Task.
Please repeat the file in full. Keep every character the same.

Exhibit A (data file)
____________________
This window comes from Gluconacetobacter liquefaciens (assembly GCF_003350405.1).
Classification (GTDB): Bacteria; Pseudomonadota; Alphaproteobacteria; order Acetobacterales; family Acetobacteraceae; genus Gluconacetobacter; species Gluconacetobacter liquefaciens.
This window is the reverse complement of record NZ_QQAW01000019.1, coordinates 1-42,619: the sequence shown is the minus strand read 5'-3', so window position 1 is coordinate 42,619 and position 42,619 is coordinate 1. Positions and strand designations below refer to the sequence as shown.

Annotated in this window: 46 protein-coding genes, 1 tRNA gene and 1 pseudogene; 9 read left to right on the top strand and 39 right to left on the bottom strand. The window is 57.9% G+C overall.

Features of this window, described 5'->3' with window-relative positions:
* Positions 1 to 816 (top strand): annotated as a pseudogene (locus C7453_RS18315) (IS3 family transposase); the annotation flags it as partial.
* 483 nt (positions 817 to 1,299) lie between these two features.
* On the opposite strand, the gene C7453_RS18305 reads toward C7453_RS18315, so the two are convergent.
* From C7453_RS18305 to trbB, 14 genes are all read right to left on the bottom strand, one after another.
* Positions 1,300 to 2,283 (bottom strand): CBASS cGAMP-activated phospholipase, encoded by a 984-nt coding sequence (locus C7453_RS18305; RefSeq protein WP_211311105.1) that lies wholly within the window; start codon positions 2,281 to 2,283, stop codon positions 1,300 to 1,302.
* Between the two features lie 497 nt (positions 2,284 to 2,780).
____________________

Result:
This window comes from Gluconacetobacter liquefaciens (assembly GCF_003350405.1).
Classification (GTDB): Bacteria; Pseudomonadota; Alphaproteobacteria; order Acetobacterales; family Acetobacteraceae; genus Gluconacetobacter; species Gluconacetobacter liquefaciens.
This window is the reverse complement of record NZ_QQAW01000019.1, coordinates 1-42,619: the sequence shown is the minus strand read 5'-3', so window position 1 is coordinate 42,619 and position 42,619 is coordinate 1. Positions and strand designations below refer to the sequence as shown.

Annotated in this window: 46 protein-coding genes, 1 tRNA gene and 1 pseudogene; 9 read left to right on the top strand and 39 right to left on the bottom strand. The window is 57.9% G+C overall.

Features of this window, described 5'->3' with window-relative positions:
* Positions 1 to 816 (top strand): annotated as a pseudogene (locus C7453_RS18315) (IS3 family transposase); the annotation flags it as partial.
* 483 nt (positions 817 to 1,299) lie between these two features.
* On the opposite strand, the gene C7453_RS18305 reads toward C7453_RS18315, so the two are convergent.
* From C7453_RS18305 to trbB, 14 genes are all read right to left on the bottom strand, one after another.
* Positions 1,300 to 2,283 (bottom strand): CBASS cGAMP-activated phospholipase, encoded by a 984-nt coding sequence (locus C7453_RS18305; RefSeq protein WP_211311105.1) that lies wholly within the window; start codon positions 2,281 to 2,283, stop codon positions 1,300 to 1,302.
* Between the two features lie 497 nt (positions 2,284 to 2,780).